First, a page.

Bitcoin Crashes Below $10,000 and Altcoins Tumble Wednesday, Markets Slowly Recovering
Editor's Note: The cryptocurrency market has recovered significantly just in the last couple of hours. There is speculation that this might have been a massive coordinated sell by the whales (big money Bitcoin players) and other VC/bankers who are eager to get into Bitcoin and other altcoins. It is possible that this was done to drive prices down in order to cause many panicked people to sell, and allow the whales to buy in again at much cheaper prices. Regardless of that speculation, South Korea has been inserting a lot of doubt recently by proposing a ban on cryptocurrency trading. Looking at some of the biggest exchanges, most sales seem to have come from South Korea.
The world’s most valuable cryptocurrency, bitcoin, has lost over half its value since it smashed the $20,000 barrier in mid-December. The price of the cryptocurrency dropped to $9,555 at 15:00 GMT on Wednesday.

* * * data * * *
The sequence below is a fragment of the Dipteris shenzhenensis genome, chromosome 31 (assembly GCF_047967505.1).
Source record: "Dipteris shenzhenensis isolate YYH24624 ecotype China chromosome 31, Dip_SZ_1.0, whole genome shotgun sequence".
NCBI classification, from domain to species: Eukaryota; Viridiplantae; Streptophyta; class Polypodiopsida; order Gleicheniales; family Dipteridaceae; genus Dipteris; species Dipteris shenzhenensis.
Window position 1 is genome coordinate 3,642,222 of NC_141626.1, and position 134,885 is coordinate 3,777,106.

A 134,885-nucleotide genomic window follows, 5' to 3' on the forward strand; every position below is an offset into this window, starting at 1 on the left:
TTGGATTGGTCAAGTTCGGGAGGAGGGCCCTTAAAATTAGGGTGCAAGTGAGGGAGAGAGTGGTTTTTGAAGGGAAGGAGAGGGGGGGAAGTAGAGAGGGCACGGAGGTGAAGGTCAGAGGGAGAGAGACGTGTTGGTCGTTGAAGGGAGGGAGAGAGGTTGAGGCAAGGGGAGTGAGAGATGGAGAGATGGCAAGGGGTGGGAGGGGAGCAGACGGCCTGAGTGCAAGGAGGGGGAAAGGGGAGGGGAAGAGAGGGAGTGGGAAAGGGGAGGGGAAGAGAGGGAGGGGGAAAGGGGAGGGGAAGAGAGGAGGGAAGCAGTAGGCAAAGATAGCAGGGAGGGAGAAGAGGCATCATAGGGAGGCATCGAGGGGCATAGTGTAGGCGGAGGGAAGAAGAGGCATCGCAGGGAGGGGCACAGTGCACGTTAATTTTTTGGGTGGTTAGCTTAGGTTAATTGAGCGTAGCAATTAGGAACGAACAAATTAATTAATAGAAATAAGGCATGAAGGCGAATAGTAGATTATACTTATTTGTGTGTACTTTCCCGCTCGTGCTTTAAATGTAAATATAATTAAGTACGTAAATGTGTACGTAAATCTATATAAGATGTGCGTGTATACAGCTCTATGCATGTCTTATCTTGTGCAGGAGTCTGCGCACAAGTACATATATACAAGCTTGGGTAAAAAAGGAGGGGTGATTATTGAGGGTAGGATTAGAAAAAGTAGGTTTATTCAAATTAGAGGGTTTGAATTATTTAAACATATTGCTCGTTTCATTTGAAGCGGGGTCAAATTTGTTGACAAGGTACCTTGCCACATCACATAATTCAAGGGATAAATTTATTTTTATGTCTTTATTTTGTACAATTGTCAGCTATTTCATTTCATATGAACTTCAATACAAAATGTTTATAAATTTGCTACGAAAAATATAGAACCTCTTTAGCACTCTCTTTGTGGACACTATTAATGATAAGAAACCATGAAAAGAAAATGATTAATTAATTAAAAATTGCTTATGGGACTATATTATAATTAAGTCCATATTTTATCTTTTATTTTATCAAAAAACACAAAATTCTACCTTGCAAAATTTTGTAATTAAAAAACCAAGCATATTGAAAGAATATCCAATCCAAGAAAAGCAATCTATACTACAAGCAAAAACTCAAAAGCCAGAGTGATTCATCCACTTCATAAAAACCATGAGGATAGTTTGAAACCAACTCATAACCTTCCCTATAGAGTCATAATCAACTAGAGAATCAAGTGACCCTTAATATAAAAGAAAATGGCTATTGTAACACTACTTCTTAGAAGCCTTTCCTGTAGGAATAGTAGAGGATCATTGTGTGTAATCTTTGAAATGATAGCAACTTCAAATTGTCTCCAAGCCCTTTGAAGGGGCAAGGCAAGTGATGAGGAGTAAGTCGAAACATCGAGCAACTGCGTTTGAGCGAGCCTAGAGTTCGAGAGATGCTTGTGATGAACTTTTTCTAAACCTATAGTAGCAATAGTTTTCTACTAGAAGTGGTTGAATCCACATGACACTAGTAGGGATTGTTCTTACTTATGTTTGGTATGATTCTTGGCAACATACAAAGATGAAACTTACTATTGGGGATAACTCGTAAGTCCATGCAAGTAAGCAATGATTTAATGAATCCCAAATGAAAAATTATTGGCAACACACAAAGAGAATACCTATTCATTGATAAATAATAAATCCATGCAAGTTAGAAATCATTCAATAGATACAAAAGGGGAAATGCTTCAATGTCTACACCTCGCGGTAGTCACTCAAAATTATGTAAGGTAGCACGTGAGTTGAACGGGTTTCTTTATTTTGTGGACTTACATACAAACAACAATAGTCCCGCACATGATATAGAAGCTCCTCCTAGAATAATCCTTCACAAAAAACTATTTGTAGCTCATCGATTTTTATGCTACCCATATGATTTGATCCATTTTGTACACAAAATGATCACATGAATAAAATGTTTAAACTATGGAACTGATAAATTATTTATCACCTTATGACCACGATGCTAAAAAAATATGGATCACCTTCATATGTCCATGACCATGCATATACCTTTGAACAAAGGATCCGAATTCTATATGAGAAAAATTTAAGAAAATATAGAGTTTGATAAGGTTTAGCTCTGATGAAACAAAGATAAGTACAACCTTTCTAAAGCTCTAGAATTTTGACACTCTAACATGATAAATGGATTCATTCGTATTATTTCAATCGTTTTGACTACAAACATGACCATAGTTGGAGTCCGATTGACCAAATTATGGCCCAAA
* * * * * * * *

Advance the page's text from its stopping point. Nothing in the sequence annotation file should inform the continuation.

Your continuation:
“The cryptocurrency market is experiencing a serious attack from speculators,” Gleb Zadoya, head of analytics at Analitika Online said.
“The reason for the sell-off are reports on the strengthening of regulation by the Chinese and South Korean authorities. After that, the exchange rate of many cryptocurrencies fell below important psychological levels.”
On Tuesday, an official from the People's Bank of China said the country's centralized virtual currency trade needs to end, Reuters reported.
National and local authorities should ban venues that provide centralized trading of virtual currencies, including the largest one, bitcoin, PBOC Vice Governor Pan Gongsheng was quoted as saying.
“The financial work conference clearly called for limiting ‘innovations’ that deviate from the need of the real economy and escape regulation,” Pan said, according to a memo quoted by Reuters.
There have been reports that an increasing number of people were taking out mortgages to invest in bitcoin when it peaked at $20,000.
The collective market capitalization of all cryptocurrencies has dropped by more than $200 billion since Tuesday.